Redressing an oppressive past which seeps into the present – a meeting with Andrea Durbach

 Who is Andrea Durbach?andrea durbach-3

Andrea Durbach’s career has been deeply entangled with access to justice. Currently a professor at UNSW Law in Australia, Andrea, born and brought up as a white, middle class woman in apartheid South Africa, was introduced to the legal profession working as a human rights lawyer opposing the apartheid regime, often representing student organisations and labour unions. Although she witnessed law being used simultaneously as an instrument of oppression and discrimination by the apartheid state, she expresses her choice of study as one inspired by the idea of law being used in the pursuit of justice. The possibility to ‘hold the law up against the state’ – or using the master’s tools to dismantle the master’s house – was appealing to her as a young lawyer.

In one of her most famous cases from the end of the 1980s, she acted as the solicitor to 25 black defendants (who became known as the ‘Upington 25’) who were facing the death penalty, accused of killing a black policeman under the notoriously used common purpose doctrine. The trial was gruelling, both inside and outside the courthouse. Shortly after 14 of her clients were sentenced to death, her barrister in the case, her colleague and friend Anton Lubowski, was assassinated by state agents – which she describes as symbolising ‘the lengths people would go to in order to silence and terrify opponents of the state’. Andrea subsequently depicted her experiences of the case in the book, Upington. The story of the Upington 25 was also made into a documentary film, A Common Purpose, directed by Mitzi Goldman which won the Audience Award at the 2011 Sydney Film Festival.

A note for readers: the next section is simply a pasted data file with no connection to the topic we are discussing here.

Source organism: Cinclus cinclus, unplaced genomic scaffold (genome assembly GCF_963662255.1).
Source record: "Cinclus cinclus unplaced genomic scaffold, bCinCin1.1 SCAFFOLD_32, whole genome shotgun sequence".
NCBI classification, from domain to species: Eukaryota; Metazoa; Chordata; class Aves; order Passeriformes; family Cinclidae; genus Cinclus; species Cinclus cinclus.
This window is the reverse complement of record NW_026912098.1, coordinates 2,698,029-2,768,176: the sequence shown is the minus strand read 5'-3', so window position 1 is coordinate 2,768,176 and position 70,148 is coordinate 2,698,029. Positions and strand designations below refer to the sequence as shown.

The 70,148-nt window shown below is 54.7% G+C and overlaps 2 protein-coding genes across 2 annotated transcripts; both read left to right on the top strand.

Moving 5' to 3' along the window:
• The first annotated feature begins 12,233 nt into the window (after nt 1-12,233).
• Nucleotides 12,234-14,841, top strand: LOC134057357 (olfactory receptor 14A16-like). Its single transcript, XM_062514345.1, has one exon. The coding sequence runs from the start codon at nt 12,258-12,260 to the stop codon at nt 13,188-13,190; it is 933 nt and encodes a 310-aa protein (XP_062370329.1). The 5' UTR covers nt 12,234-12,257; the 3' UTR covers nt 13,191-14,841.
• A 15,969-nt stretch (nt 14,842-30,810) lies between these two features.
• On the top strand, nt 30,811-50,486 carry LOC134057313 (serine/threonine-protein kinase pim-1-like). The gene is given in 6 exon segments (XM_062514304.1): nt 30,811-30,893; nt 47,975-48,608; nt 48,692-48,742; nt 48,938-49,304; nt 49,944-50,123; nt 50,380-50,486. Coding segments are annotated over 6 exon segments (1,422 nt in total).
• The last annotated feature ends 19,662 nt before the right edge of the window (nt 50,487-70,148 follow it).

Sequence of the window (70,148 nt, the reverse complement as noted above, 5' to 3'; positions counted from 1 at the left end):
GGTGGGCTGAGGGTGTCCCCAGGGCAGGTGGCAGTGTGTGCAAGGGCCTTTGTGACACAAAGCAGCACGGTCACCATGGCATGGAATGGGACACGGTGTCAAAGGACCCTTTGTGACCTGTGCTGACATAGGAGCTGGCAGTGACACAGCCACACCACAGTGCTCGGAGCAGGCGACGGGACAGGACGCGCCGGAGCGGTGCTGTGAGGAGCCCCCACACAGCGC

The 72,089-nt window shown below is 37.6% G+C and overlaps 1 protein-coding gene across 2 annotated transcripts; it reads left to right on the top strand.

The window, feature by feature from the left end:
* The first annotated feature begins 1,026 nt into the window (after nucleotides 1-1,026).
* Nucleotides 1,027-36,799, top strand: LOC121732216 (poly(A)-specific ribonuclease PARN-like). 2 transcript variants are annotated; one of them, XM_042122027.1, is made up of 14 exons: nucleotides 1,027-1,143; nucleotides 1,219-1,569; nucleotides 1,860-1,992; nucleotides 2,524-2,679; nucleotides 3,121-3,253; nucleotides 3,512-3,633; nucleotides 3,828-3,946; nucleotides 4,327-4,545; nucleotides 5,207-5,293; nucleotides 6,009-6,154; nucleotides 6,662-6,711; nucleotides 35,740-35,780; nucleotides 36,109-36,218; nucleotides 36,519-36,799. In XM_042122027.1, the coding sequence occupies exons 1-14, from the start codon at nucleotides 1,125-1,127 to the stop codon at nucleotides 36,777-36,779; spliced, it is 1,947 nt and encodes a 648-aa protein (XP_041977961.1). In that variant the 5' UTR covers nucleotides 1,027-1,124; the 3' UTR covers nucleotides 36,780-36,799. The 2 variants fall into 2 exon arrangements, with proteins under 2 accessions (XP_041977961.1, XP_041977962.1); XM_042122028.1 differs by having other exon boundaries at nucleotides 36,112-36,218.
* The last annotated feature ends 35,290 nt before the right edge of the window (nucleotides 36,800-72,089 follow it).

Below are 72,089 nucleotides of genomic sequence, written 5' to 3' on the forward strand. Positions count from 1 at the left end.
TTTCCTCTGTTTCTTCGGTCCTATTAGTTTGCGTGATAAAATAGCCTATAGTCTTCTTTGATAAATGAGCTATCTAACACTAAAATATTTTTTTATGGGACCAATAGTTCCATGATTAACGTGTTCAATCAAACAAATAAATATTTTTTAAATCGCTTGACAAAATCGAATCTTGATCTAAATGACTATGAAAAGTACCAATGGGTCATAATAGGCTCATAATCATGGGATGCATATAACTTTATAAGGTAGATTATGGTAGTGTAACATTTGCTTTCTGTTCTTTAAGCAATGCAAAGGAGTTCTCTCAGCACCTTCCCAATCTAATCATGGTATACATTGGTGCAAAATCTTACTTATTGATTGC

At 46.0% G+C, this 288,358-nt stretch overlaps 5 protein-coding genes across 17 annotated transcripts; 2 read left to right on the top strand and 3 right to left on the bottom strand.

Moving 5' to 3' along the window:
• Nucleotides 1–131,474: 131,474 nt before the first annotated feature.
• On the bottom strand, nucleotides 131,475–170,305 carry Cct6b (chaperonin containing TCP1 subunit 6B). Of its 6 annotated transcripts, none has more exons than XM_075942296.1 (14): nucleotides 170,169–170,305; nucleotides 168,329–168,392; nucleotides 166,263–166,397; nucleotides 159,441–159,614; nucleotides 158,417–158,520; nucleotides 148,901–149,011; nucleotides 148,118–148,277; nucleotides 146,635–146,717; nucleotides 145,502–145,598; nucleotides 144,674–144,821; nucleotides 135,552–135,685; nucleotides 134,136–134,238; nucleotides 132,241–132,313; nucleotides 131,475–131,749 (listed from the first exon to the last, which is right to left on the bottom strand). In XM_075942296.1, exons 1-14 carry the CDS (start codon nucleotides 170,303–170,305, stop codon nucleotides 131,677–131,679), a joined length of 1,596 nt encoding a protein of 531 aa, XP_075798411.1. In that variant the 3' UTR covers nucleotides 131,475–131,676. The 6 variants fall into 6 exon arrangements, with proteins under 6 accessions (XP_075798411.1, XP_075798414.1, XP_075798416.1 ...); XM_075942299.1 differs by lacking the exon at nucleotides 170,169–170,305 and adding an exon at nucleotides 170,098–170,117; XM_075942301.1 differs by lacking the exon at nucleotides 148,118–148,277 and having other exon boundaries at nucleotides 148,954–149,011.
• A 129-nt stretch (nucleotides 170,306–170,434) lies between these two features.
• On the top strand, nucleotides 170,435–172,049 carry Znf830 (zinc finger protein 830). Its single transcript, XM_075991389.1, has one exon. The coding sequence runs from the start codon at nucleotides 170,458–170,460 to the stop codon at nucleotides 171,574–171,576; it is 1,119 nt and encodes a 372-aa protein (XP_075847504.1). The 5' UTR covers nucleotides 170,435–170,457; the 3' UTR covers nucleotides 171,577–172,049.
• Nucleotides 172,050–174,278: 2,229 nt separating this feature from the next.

The trial took its toll on Andrea’s personal and professional life and she took time out with family in Australia in 1989, where she eventually stayed. Since then, she has, among other things, worked in a major Sydney law firm, directed a litigation and policy centre, the Public Interest Advocacy Centre (PIAC) (1991–2004), worked as an academic and Director of the Australian Human Rights Centre at UNSW Law and was appointed Deputy Sex Discrimination Commissioner at the Australian Human Rights Commission (2011–2012). Throughout her career, she has been instrumental in establishing mechanisms that facilitate access to justice, such as the Public Interest Law Clearing House (which matched pro bono lawyers in private practice with public interest litigation and NGOs), a proposal for a Stolen Generations Reparations Tribunal to address the injustices caused by the forced removal of Aboriginal and Torres Strait Islander children from their families, and more recently, she has been part of a major research project which considers the capacity of courts and tribunals to implement ‘transformative’ reparations to combat gender violence post-conflict. In recognition of her extensive human rights contribution, Andrea was awarded the Australian Human Rights Commission Human Rights Law Award in 2013.